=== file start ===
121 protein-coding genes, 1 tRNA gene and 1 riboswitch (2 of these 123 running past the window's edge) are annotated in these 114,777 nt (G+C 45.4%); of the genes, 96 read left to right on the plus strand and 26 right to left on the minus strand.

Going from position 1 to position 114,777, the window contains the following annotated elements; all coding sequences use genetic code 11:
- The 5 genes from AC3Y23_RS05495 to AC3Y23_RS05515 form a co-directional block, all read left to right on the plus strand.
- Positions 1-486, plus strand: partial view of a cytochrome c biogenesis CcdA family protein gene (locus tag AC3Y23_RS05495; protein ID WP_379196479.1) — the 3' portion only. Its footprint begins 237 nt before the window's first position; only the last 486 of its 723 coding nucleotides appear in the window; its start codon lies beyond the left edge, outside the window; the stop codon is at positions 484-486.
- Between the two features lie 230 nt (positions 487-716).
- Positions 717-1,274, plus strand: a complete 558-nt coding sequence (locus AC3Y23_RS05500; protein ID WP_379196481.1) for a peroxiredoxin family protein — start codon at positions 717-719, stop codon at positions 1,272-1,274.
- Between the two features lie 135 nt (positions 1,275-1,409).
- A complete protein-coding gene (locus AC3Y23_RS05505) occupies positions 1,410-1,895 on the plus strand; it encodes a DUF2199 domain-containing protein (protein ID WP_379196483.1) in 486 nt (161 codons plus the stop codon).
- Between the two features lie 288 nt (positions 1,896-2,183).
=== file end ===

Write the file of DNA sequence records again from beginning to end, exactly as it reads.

121 protein-coding genes, 1 tRNA gene and 1 riboswitch (2 of these 123 running past the window's edge) are annotated in these 114,777 nt (G+C 45.4%); of the genes, 96 read left to right on the plus strand and 26 right to left on the minus strand.

Going from position 1 to position 114,777, the window contains the following annotated elements; all coding sequences use genetic code 11:
- The 5 genes from AC3Y23_RS05495 to AC3Y23_RS05515 form a co-directional block, all read left to right on the plus strand.
- Positions 1-486, plus strand: partial view of a cytochrome c biogenesis CcdA family protein gene (locus tag AC3Y23_RS05495; protein ID WP_379196479.1) — the 3' portion only. Its footprint begins 237 nt before the window's first position; only the last 486 of its 723 coding nucleotides appear in the window; its start codon lies beyond the left edge, outside the window; the stop codon is at positions 484-486.
- Between the two features lie 230 nt (positions 487-716).
- Positions 717-1,274, plus strand: a complete 558-nt coding sequence (locus AC3Y23_RS05500; protein ID WP_379196481.1) for a peroxiredoxin family protein — start codon at positions 717-719, stop codon at positions 1,272-1,274.
- Between the two features lie 135 nt (positions 1,275-1,409).
- A complete protein-coding gene (locus AC3Y23_RS05505) occupies positions 1,410-1,895 on the plus strand; it encodes a DUF2199 domain-containing protein (protein ID WP_379196483.1) in 486 nt (161 codons plus the stop codon).
- Between the two features lie 288 nt (positions 1,896-2,183).